“It’s going to require some careful phasing to make sure it meets the needs of the market appropriately,” Holton said.
Within Boulder Junction, the site is specifically in the Rail Plaza character district. The site has been tabbed by the Regional Transportation District as a desired future stop for FasTracks. With FasTracks’ arrival to Boulder possibly decades away due to funding issues, Holton said the public plaza could serve a variety of uses in the meantime as a community gathering space. If FasTracks does make its way to Boulder, developers would work with RTD to convert some of the commercial space near the tracks into a ticket office or lounge area.
Plans call for about 248,000 square feet of office space, 6,500 square feet of restaurant space, 12,610 square feet for retail and about another 61,000 square feet of flexible street-level commercial space. That’s in addition to the hotel and apartments. Junction Place, a street running north-south would be connected all the way through to Pearl Parkway to the south to link the area to places like the under-construction Depot Square development that includes a bus rapid transit station.
The Spark mix of buildings is mostly four and five story buildings up to 55 feet in height, with developers seeking variances from the city for that where three stories and 38 feet is allowed by right. Developers are also seeking to include about 700 parking spaces, about half of what is required by the city.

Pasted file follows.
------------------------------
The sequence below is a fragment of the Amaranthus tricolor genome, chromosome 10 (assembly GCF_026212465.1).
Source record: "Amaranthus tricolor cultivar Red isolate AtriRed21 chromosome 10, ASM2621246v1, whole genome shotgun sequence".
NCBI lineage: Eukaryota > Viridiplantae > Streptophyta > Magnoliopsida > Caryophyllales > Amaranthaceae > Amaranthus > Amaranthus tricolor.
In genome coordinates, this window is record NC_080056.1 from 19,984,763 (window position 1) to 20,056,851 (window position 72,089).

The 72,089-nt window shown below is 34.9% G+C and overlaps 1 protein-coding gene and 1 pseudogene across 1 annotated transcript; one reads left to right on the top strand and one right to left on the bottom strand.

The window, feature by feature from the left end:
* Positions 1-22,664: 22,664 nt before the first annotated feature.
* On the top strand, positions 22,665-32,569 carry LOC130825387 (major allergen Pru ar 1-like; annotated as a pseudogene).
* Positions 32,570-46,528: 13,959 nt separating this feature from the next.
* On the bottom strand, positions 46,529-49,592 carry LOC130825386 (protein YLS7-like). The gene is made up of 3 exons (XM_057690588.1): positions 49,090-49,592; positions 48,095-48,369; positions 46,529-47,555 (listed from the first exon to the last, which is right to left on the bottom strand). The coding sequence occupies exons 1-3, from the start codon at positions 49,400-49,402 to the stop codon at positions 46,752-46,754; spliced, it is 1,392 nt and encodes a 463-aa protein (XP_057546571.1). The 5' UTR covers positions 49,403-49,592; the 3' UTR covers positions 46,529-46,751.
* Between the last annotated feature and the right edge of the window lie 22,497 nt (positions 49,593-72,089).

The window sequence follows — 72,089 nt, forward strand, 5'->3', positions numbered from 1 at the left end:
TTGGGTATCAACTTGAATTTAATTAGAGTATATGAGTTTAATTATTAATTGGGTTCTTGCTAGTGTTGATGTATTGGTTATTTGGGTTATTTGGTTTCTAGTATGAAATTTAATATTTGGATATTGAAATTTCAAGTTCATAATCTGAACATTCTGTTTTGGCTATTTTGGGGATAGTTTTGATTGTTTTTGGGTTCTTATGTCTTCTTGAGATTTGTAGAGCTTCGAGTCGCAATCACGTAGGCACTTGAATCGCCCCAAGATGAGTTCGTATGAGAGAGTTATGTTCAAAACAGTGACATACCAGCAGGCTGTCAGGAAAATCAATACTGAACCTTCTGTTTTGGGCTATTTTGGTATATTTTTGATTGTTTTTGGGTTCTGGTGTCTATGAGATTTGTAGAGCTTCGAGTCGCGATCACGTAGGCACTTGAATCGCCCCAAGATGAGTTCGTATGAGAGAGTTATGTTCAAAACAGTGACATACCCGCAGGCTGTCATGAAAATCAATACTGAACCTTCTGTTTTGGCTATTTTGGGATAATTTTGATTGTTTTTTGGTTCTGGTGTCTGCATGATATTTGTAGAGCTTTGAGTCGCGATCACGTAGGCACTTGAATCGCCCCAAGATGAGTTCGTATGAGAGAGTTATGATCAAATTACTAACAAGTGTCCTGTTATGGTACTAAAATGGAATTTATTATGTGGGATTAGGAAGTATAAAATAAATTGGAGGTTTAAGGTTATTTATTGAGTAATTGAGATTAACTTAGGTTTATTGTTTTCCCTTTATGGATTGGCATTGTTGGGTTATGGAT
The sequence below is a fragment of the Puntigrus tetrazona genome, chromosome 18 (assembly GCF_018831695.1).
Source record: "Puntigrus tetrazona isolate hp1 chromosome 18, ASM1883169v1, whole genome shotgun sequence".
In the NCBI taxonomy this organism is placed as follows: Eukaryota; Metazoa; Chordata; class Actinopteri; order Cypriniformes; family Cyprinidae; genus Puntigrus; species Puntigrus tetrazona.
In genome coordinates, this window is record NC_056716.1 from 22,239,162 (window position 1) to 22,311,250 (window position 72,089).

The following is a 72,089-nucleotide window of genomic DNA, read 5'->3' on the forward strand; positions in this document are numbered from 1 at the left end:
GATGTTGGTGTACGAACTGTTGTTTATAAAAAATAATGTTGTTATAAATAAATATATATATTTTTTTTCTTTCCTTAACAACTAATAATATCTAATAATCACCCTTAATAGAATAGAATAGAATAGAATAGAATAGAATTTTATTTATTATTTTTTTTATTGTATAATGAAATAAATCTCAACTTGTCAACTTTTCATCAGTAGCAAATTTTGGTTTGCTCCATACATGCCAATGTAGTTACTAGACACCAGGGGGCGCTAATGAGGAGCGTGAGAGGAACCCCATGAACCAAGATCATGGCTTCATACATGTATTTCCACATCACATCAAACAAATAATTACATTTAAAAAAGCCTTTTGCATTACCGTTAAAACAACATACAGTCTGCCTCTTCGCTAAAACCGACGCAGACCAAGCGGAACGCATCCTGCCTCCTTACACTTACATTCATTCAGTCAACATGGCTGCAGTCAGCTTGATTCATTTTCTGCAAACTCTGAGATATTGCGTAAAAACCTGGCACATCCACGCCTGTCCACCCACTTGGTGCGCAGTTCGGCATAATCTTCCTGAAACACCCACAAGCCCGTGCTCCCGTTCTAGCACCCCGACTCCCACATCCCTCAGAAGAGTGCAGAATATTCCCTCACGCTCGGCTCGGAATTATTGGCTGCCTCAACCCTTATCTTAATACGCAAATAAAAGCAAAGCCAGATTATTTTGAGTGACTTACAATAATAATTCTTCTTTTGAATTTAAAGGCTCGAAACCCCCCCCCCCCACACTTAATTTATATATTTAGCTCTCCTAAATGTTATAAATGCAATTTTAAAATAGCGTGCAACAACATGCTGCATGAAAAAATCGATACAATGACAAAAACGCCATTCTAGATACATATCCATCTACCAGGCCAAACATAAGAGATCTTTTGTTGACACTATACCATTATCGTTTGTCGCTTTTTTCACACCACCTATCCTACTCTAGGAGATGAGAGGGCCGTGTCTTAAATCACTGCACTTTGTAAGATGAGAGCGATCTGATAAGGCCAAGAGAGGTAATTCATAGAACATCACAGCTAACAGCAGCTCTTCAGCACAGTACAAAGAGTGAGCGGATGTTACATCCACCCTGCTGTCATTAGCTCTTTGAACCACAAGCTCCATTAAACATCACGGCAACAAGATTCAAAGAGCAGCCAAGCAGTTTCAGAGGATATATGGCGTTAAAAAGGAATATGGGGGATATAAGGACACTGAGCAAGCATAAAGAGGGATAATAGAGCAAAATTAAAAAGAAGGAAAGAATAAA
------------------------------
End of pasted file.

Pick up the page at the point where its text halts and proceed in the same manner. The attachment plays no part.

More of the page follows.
“I would say all of those requests allow us to conform as closely as possible to the transit village plan for a lively and engaging place,” Holton said.
McLaughlin, the city planner, said a concept review and public hearing before the planning board is slated for early March where the board, city staff and community members can provide feedback and suggestions to developers.
McLaughlin said the general idea for the area is certainly to add density, a mix of uses and a more urban character.
“It certainly seems to be, on first blush, consistent with TVAP,” McLaughlin said of Spark, adding however that it’s too soon in the process to say what aspects of the project work and what might need tweaking.. “We haven’t really dug into our analysis, yet.”
If it comes to fruition as planned, the project could become the first of its kind in Colorado.
Developers are seeking a LEED-Neighborhood Development Platinum status. Rather than achieving LEED status for individual buildings, the ND designation looks at the entire project holistically. The transit-oriented location, walkability and districtwide renewable energy efforts would all play into achieving the designation.
Holton said only 12 developments in the world, including nine in the United States and none in Colorado, have achieved the LEED-ND Platinum rating.
“The transit-rich environment and walkability aspects of the Boulder Junction area are major contributing factors in our effort to plan Spark as a LEED-ND Platinum project,´ said architect Adrian Sopher. “This level of sustainable development aligns with the values of the residents and businesses we’ll attract.”